If you become angry, frustrated, or resent your partner, become curious as to why. Why is being told no to sex once such a big deal to you? Sex and love are full of private meanings. In my early twenties, sexual rejection meant I was inadequate and unworthy of love. Sex was validation for my self-worth, not a mutual act of appreciation and love.

Low Sexual Desire In Couples: 3 Ways To Deal With The Dilemma Of Intimacy
Low Sexual Desire In Couples: 3 Ways To Deal With The Dilemma Of Intimacy

Read 8 Reasons Why Men Should Deal With Romantic Rejection Better
Read Online Dating Rejection: 4 Possible Explanations For This

3. The Mirror of Reflection.

If this rejection bothers you, ask yourself how this reflects on you. On your relationship. Recall the happy moments in your relationship to help cope with the feeling of rejection. Realize that your partner doesn’t want to hurt you and is merely telling you how they feel. Their behavior has little to do with you and more to do with them; just as your behavior and feelings have more to do with you than your partner. Reflect, ponder, and get to know yourself better.

Sex requires communication, understanding, and appreciation, even when things are not the way we want. Love is about loving your partner unconditionally, with or without your genitals touching.

Low sexual desire in couples is a problem, but not an unsolvable one at that. Sex should be treated as a fulfilling and beautiful experience by both your partner and you; it should never be treated as an obligation. Have sex because both of you want to, not because you should. This will not only make you love and appreciate each other more, but it will also prevent you from harboring any resentment towards each other.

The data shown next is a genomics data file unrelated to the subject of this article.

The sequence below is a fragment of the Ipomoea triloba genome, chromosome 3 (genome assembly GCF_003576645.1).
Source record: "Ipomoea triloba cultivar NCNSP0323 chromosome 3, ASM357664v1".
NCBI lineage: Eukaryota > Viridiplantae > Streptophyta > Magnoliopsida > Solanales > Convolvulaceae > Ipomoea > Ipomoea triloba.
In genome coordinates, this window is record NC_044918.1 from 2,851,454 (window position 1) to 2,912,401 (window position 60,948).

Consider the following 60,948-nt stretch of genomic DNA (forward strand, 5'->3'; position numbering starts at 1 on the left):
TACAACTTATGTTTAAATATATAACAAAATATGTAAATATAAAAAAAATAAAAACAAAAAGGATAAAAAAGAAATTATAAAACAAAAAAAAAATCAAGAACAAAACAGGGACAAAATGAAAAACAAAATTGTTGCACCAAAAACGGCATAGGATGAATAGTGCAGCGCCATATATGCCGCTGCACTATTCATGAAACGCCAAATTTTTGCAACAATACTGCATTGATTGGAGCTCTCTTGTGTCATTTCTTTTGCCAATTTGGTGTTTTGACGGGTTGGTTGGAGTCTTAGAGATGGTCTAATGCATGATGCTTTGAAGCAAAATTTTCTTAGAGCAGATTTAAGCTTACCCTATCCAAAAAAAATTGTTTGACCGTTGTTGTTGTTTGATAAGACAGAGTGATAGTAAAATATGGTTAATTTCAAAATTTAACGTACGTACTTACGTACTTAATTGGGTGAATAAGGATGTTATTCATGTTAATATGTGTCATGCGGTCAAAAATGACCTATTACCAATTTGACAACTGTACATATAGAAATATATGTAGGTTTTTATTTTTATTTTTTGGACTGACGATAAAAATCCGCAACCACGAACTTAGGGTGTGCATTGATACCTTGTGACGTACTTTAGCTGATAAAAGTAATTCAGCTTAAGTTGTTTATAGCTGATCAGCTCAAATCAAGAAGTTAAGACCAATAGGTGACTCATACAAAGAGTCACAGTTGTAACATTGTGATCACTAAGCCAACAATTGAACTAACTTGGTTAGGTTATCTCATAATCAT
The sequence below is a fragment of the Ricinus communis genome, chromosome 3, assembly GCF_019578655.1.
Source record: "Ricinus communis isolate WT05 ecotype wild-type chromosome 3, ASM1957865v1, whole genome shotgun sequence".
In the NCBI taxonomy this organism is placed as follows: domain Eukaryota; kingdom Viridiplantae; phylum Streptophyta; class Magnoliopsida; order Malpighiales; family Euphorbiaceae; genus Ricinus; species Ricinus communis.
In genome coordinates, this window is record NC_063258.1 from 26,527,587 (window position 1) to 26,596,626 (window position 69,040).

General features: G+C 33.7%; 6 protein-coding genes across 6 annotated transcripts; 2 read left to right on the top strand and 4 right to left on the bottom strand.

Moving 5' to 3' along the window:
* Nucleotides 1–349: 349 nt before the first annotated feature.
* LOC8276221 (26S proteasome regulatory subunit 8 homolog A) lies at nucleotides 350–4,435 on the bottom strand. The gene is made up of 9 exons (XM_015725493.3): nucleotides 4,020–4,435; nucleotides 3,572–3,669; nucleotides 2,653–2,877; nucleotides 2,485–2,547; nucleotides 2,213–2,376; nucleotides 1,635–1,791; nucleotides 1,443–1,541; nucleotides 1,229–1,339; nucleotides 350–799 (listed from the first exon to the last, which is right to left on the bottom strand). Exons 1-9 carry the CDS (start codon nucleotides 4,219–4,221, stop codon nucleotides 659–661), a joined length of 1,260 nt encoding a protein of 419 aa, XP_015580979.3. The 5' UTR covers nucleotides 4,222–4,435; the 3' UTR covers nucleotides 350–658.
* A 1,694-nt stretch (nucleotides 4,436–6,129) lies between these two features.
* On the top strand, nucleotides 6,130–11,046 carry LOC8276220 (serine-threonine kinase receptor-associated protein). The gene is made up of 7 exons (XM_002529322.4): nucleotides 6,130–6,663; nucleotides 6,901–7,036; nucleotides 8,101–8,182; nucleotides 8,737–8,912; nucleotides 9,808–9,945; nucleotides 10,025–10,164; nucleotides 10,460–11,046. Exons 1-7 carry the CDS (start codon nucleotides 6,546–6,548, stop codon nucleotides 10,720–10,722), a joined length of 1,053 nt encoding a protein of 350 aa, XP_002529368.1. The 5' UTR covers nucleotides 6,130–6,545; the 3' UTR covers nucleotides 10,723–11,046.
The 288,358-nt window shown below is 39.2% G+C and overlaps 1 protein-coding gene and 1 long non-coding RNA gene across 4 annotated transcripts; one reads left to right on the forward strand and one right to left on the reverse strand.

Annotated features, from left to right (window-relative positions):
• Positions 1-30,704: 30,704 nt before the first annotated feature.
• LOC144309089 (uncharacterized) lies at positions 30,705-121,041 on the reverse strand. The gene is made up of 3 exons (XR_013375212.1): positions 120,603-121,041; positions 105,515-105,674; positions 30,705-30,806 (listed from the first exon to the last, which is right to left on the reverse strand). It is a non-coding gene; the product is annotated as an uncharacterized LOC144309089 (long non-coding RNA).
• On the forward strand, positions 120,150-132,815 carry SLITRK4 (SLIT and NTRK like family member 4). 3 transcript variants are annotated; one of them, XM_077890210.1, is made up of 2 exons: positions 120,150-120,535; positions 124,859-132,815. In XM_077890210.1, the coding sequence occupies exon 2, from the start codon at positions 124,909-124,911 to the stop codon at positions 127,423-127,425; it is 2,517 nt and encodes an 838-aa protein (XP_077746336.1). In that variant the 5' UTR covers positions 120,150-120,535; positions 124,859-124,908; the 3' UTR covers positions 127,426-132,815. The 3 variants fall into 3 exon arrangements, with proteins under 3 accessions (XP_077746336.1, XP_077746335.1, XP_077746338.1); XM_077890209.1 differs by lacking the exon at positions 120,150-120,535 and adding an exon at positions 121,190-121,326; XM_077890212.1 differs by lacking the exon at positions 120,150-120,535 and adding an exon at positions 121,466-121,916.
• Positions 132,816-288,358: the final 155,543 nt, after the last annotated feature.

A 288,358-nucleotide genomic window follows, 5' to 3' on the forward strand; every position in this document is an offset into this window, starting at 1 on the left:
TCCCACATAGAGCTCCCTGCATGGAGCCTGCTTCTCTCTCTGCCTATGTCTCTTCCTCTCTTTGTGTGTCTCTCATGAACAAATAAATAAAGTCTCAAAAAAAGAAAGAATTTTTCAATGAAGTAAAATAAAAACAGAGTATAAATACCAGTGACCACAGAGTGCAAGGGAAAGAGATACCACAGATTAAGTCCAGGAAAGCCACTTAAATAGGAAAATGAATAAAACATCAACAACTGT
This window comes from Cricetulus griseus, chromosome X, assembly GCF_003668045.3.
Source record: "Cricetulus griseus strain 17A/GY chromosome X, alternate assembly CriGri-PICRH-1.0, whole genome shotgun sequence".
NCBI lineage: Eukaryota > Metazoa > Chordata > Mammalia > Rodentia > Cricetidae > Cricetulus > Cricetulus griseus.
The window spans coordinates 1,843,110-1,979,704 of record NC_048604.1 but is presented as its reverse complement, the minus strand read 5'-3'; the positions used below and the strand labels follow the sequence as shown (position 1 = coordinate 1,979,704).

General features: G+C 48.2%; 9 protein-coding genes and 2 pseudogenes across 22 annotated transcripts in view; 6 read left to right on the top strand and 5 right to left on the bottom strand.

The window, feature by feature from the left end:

Read Why I Haven’t Looked At Myself In A Mirror For Months

If you want to know more about low sexual desire in couples and how to change that, you can check out this video below:

Dedicated to your happy sex life,
Kyle Benson


Written by Kyle Benson
Originally appeared in Kyle Benson

Low Sexual Desire In Couples: 3 Ways To Deal With The Dilemma Of Intimacy
Low Sexual Desire In Couples: 3 Ways To Deal With The Dilemma Of Intimacy
Pages: 1 2
nv-author-image

Kyle Benson

I've had the privilege of working with men and women on a wide range of relationship issues. I've helped individuals:Leave toxic relationships to find a healthy relationship that makes them feel calm, grateful for the person in their life, and deeply valued by their partner Close the emotional distance between partners so they feel deeply connected to each otherResolve relationship conflict, leading the couple to become closer and more loving than they ever thought imaginable Remove sexual anxiety to create intensely passionate and longer-lasting sexUse problems in the relationship as catalysts to help individuals grow into their highest potential (and become more awesome lovers)Our coaching sessions are tailored towards reaching solutions that improve your relationship quickly. Read more about my coaching programmes here, Relationship Coaching or Email me at Kyle@kylebenson.netView Author posts